Tuesday, 31 January 2017

Why those approach levels are important

Getting an axle weighbridge correctly calibrated is vital if the system is to provide accurate axle weights. But as the concrete approaches are so important to system accuracy, the calibration must be done on site.


Testing a system at the factory is a useful exercise to check that it works as a basic weighing machine, but it’s only when the system is installed in its final location that any problems caused by incorrect approach levels show up.

Which is why we have invested a significant sum in a purpose designed test vehicle specifically for calibrating axle weighbridges.

Every single Axtec axle weighbridge is tested on site using this unique facility. Thus every system gets a thorough test in its actual place of work and customers can be sure that both weighing system and approach levels are correct.

We normally suggest that an annual calibration is beneficial and we offer this testing facility to anyone who has an axle weighbridge.

It will starkly show up any issues.

Such was the case recently when we went to calibrate an axle weighbridge in the midlands. It was clear to the naked eye that the system had been poorly installed with no account taken of the existing concrete levels. With a roadway that sloped in two directions either side of a joint and the platform just installed with minimal construction work, the system was never going to accurately weigh a multi axle vehicle as intended.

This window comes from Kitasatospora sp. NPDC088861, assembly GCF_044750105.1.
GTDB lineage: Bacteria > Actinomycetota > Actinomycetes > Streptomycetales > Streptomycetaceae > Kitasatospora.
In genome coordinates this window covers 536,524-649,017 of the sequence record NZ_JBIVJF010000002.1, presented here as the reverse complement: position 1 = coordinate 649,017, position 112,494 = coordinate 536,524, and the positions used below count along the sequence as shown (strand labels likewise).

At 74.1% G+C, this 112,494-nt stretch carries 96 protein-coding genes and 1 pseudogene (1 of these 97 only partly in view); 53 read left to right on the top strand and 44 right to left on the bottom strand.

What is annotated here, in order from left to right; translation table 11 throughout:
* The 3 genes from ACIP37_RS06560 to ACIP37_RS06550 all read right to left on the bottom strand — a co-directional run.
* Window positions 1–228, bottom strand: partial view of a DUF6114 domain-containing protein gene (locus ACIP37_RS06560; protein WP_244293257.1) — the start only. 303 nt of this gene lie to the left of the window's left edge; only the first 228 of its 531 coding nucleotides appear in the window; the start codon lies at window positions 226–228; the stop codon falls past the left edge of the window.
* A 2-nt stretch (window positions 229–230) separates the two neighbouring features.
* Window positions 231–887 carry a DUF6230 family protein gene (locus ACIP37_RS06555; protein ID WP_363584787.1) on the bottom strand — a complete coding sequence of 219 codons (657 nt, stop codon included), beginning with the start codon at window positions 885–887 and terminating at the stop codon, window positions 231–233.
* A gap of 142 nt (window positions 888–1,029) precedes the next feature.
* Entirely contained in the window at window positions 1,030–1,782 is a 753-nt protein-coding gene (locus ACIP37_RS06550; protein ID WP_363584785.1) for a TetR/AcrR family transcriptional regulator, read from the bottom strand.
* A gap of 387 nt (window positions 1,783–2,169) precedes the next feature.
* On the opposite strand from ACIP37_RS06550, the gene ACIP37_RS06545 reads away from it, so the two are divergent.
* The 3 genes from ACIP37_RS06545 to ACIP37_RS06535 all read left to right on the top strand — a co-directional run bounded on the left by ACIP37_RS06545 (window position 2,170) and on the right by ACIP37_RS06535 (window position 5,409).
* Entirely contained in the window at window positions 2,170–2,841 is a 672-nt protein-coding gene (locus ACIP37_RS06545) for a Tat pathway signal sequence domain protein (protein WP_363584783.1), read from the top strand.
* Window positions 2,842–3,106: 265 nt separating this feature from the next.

Correct levels mean accurate vehicle weights.

Tests done with our specialist weighbridge test vehicle showed errors up to 1,450kg different to the  calibrated weight which meant that vehicles could be leaving the site seriously overloaded.
And all because the concrete approach levels were wrong.

No doubt the system was dead weight tested in the factory and almost certainly producing results within specification but failing to take account of the effects of the approach levels on a vehicles suspension meant that it would never be accurate on site.

The only course of action in this case is to lay correct approaches to ensure accurate weighing.

Sorting out a poor installation could be a costly business.

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